South-East Asia has a huge plastic problem.
Seventy-five per cent of globally exported waste ends up in Asia. Southeast Asia in particular has become a dumping ground for wealthier countries’ waste. After China’s ban, the amount of plastic waste imported to countries like the Philippines, Malaysia and Indonesia more than doubled. Thailand and Vietnam recently restricted plastic waste imports, with a complete ban planned for in the coming years. These countries’ waste management is also woefully inadequate. Recycling rates throughout the world, but especially in Southeast Asia, remain low. Policymakers in Southeast Asia have yet to prioritise waste management. They need to significantly invest in improving waste infrastructure and facilities. Ultimately, manufacturers need to make products that can be better recycled. (1
End of life boats
Recreational craft that are at the end of their useful life need to be disposed of in a safe and environmentally responsible manner. This is no small problem. It is claimed that Europe has one of the largest concentrations of recreational craft in the world, with over 6 million in the European Union alone (NVDR: 12 million in the United States right now). It is estimated that as many as 95% of these are made from Fibre Reinforced Plastic.
Because Fibre Reinforced Plastic is highly durable, end-of-life disposal has not been a major issue so far. However, the time is coming when even these boats will reach the end of their lives and will have to be disposed of. The consensus among delegates attending a “Sustainability at The Marine Industry” conference held last November in conjunction with METS is that, worldwide somewhere between 35 to 40 million boats are now approaching the end of their life. As regulation is starting to restrict the disposal of FRP to landfill, recycling will become the only realistic option.
Today, in spite of the great advances in waste management in Europe, there is a compelling need to include specific measures related to the management and recycling of boats aimed at:
- ensuring that they are designed and manufactured in such a way as to allow reuse, recycling and recovery to be achieved;
- preventing waste;
- promoting reuse, recyclability and recovery;
- obligating the use of manufacturing processes without hazardous substances;
- improving the environmental performance of all involved in the life-cycle of boats.
In his keynote presentation at the 2016 METS Breakfast Briefing, Steven Beckers, president of the Brussels-based Lateral Thinking Factory, spoke about the benefits of designing boats with a view to being broken up and recycled at the end of their life. “
Materials should be used, not consumed,” said Beckers. “We need to think of products like boats as raw material banks for the future. Materials appreciate in value over time. Designing boats with an eye to their eventual deconstruction will allow boats to retain greater value at every stage of their life, including the end of it.”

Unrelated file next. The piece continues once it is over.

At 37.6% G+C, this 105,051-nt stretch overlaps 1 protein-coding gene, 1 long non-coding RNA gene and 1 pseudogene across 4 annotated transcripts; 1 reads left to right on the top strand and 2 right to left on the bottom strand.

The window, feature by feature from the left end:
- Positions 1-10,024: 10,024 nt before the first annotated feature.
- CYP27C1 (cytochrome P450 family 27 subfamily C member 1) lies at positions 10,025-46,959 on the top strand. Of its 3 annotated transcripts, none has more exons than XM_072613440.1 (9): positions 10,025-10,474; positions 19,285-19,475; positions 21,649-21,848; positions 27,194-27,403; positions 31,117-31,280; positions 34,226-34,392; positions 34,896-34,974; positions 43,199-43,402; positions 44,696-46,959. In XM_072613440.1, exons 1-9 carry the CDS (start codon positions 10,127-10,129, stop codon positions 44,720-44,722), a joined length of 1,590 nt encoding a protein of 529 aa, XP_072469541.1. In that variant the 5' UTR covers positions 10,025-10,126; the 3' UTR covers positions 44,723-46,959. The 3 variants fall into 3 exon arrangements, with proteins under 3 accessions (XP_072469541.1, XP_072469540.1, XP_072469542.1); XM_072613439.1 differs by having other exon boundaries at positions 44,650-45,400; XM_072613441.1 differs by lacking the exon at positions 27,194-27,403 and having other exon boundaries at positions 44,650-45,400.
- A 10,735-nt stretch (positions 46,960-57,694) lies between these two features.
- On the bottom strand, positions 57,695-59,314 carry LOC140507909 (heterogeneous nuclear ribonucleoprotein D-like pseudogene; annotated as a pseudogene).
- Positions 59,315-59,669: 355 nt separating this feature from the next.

South East Asia Carbon footprint
Our Carbon footprint is, of course, a global problem. South East Asia may not be the main culprit but a fast growing annual carbon emission of 1200 million of metric tons of carbon per year is certainly not negligible.
Due to severe environmental concerns the use of certain anti-fouling have recently had been much regulated.
Unfortunately, the use of biocides in the aquatic environment has proved to be harmful as it has toxic effects on the marine environment. The most commonly used biocides in antifouling paints are Tributyltin (TBT), Chlorothalonil, Dichlofluanid, Sea-Nine 211, Diuron, Irgarol 1051 and Zinc Pyrithione. Restrictions were imposed on the use of TBT, that’s why organic booster biocides were recently introduced. The replacement products are generally based on copper metal oxidesand organic biocides. (3)
Maria Alexandra Bighin concluded in her dissertation at the Stockholm university:
This thesis illustrates several concerning aspects regarding the use of AF paints in the Baltic Sea, ranging from the extent of their use on boat hulls, to metal contamination of the biofouling and of the environment and toxicity to non-target species. We have shown that high levels of metals are present in AF paints on leisure boats, sometimes contrary to the regulations, and that these metals are transferred to the biofouling mass which often is discarded on the boatyard soil at the end of the boating season. Moreover, this contaminated biofouling may represent a risk for organisms feeding upon it. Furthermore, we have shown that the use of AF paints is associated with chronic toxic effects on the snail Theodoxus fluviatilis (e.g. reduced reproduction and growth, increased frequency of tissue alterations, increased mortality). We believe that consideration of mixture effects and multiple stressors (e.g. parasites, nutrient levels) in the natural environment is crucial for managing existing and emerging AF contaminants.
HDPE is 100 % recyclable. HDPE is accepted at most recycling centres in the world, as it is one of the easiest plastic polymers to recycle.
Resistance to marine growth
Thanks to the non-abrasive properties of HDPE no anti-fouling is required on this material.
The carbon footprint of HDPE production is 5 times lower than aluminium. HDPE has an “eco indicator 95” of 2.8mPt, while aluminium has a value of 56.3mPt, the “eco indicator 95” is a method used to look at the production and life cost of materials, where the lower the value the lower the environmental impact. The energy required to manufacture 1kg of HDPE is 81Mj/kg compared with aluminium at over 200mj/kg
- (1)Dr Danny Marks Southeast Asia’s plastic waste problem, eastasiaforum
- (2)Royal Yachting Association
- (3)Antifouling processes and toxicity effects of antifouling paints on marine environment. Intissar Amara, Wafa Miled, Rihab Ben Slama, Neji Ladhari